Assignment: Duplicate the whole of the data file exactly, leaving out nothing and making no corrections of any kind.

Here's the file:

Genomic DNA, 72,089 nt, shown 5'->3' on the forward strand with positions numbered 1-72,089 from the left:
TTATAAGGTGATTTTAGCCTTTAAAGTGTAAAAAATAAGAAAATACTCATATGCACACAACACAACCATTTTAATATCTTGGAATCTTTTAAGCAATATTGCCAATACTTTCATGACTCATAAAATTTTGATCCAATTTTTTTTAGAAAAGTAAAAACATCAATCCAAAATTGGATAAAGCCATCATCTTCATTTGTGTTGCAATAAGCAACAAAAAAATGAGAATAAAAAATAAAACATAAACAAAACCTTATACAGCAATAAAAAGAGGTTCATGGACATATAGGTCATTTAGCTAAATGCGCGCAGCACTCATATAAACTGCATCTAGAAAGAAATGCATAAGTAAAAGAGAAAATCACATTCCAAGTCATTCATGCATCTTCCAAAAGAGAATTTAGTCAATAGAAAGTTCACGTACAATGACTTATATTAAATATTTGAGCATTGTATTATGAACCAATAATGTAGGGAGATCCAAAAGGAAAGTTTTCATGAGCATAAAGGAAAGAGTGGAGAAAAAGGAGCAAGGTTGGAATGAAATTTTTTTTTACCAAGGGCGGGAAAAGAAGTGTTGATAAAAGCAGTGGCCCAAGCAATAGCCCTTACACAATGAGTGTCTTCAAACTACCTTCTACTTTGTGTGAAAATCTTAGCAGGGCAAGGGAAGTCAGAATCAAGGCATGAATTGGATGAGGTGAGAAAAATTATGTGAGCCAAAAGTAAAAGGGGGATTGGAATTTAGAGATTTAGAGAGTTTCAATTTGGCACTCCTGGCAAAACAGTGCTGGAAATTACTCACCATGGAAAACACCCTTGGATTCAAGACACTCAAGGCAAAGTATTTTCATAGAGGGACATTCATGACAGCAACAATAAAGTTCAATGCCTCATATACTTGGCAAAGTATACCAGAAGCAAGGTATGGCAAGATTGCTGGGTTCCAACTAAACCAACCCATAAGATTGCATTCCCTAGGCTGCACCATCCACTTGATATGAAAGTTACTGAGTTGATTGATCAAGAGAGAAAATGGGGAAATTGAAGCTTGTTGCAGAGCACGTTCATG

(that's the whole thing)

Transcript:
Genomic DNA, 72,089 nt, shown 5'->3' on the forward strand with positions numbered 1-72,089 from the left:
TTATAAGGTGATTTTAGCCTTTAAAGTGTAAAAAATAAGAAAATACTCATATGCACACAACACAACCATTTTAATATCTTGGAATCTTTTAAGCAATATTGCCAATACTTTCATGACTCATAAAATTTTGATCCAATTTTTTTTAGAAAAGTAAAAACATCAATCCAAAATTGGATAAAGCCATCATCTTCATTTGTGTTGCAATAAGCAACAAAAAAATGAGAATAAAAAATAAAACATAAACAAAACCTTATACAGCAATAAAAAGAGGTTCATGGACATATAGGTCATTTAGCTAAATGCGCGCAGCACTCATATAAACTGCATCTAGAAAGAAATGCATAAGTAAAAGAGAAAATCACATTCCAAGTCATTCATGCATCTTCCAAAAGAGAATTTAGTCAATAGAAAGTTCACGTACAATGACTTATATTAAATATTTGAGCATTGTATTATGAACCAATAATGTAGGGAGATCCAAAAGGAAAGTTTTCATGAGCATAAAGGAAAGAGTGGAGAAAAAGGAGCAAGGTTGGAATGAAATTTTTTTTTACCAAGGGCGGGAAAAGAAGTGTTGATAAAAGCAGTGGCCCAAGCAATAGCCCTTACACAATGAGTGTCTTCAAACTACCTTCTACTTTGTGTGAAAATCTTAGCAGGGCAAGGGAAGTCAGAATCAAGGCATGAATTGGATGAGGTGAGAAAAATTATGTGAGCCAAAAGTAAAAGGGGGATTGGAATTTAGAGATTTAGAGAGTTTCAATTTGGCACTCCTGGCAAAACAGTGCTGGAAATTACTCACCATGGAAAACACCCTTGGATTCAAGACACTCAAGGCAAAGTATTTTCATAGAGGGACATTCATGACAGCAACAATAAAGTTCAATGCCTCATATACTTGGCAAAGTATACCAGAAGCAAGGTATGGCAAGATTGCTGGGTTCCAACTAAACCAACCCATAAGATTGCATTCCCTAGGCTGCACCATCCACTTGATATGAAAGTTACTGAGTTGATTGATCAAGAGAGAAAATGGGGAAATTGAAGCTTGTTGCAGAGCACGTTCATG